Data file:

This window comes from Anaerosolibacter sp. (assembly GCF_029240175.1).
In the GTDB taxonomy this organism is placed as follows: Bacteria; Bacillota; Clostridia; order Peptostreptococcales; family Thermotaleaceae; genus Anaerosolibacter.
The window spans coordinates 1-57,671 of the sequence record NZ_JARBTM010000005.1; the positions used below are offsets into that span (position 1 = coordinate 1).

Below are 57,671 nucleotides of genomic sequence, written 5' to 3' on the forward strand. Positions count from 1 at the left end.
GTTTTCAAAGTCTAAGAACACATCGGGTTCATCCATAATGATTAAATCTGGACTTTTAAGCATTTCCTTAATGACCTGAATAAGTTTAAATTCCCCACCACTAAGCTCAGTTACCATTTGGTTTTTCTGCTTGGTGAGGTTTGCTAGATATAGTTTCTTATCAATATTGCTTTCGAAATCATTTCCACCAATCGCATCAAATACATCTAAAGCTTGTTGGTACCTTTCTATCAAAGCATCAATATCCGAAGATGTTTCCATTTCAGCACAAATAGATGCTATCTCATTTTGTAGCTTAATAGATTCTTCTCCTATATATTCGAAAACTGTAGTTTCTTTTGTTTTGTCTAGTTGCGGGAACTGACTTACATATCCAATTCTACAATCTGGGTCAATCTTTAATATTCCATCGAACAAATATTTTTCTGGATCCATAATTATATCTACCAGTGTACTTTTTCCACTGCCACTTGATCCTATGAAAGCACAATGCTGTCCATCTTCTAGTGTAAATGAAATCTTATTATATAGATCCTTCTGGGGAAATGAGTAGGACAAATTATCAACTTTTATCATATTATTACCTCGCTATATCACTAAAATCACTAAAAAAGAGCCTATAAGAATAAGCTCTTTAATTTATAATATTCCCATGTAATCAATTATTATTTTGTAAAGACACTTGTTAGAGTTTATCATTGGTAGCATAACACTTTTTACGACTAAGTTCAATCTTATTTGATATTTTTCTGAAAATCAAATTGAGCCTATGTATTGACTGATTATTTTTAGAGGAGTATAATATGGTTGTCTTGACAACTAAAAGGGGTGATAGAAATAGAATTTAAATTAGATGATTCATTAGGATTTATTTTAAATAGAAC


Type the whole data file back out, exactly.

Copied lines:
This window comes from Anaerosolibacter sp. (assembly GCF_029240175.1).
In the GTDB taxonomy this organism is placed as follows: Bacteria; Bacillota; Clostridia; order Peptostreptococcales; family Thermotaleaceae; genus Anaerosolibacter.
The window spans coordinates 1-57,671 of the sequence record NZ_JARBTM010000005.1; the positions used below are offsets into that span (position 1 = coordinate 1).

Below are 57,671 nucleotides of genomic sequence, written 5' to 3' on the forward strand. Positions count from 1 at the left end.
GTTTTCAAAGTCTAAGAACACATCGGGTTCATCCATAATGATTAAATCTGGACTTTTAAGCATTTCCTTAATGACCTGAATAAGTTTAAATTCCCCACCACTAAGCTCAGTTACCATTTGGTTTTTCTGCTTGGTGAGGTTTGCTAGATATAGTTTCTTATCAATATTGCTTTCGAAATCATTTCCACCAATCGCATCAAATACATCTAAAGCTTGTTGGTACCTTTCTATCAAAGCATCAATATCCGAAGATGTTTCCATTTCAGCACAAATAGATGCTATCTCATTTTGTAGCTTAATAGATTCTTCTCCTATATATTCGAAAACTGTAGTTTCTTTTGTTTTGTCTAGTTGCGGGAACTGACTTACATATCCAATTCTACAATCTGGGTCAATCTTTAATATTCCATCGAACAAATATTTTTCTGGATCCATAATTATATCTACCAGTGTACTTTTTCCACTGCCACTTGATCCTATGAAAGCACAATGCTGTCCATCTTCTAGTGTAAATGAAATCTTATTATATAGATCCTTCTGGGGAAATGAGTAGGACAAATTATCAACTTTTATCATATTATTACCTCGCTATATCACTAAAATCACTAAAAAAGAGCCTATAAGAATAAGCTCTTTAATTTATAATATTCCCATGTAATCAATTATTATTTTGTAAAGACACTTGTTAGAGTTTATCATTGGTAGCATAACACTTTTTACGACTAAGTTCAATCTTATTTGATATTTTTCTGAAAATCAAATTGAGCCTATGTATTGACTGATTATTTTTAGAGGAGTATAATATGGTTGTCTTGACAACTAAAAGGGGTGATAGAAATAGAATTTAAATTAGATGATTCATTAGGATTTATTTTAAATAGAAC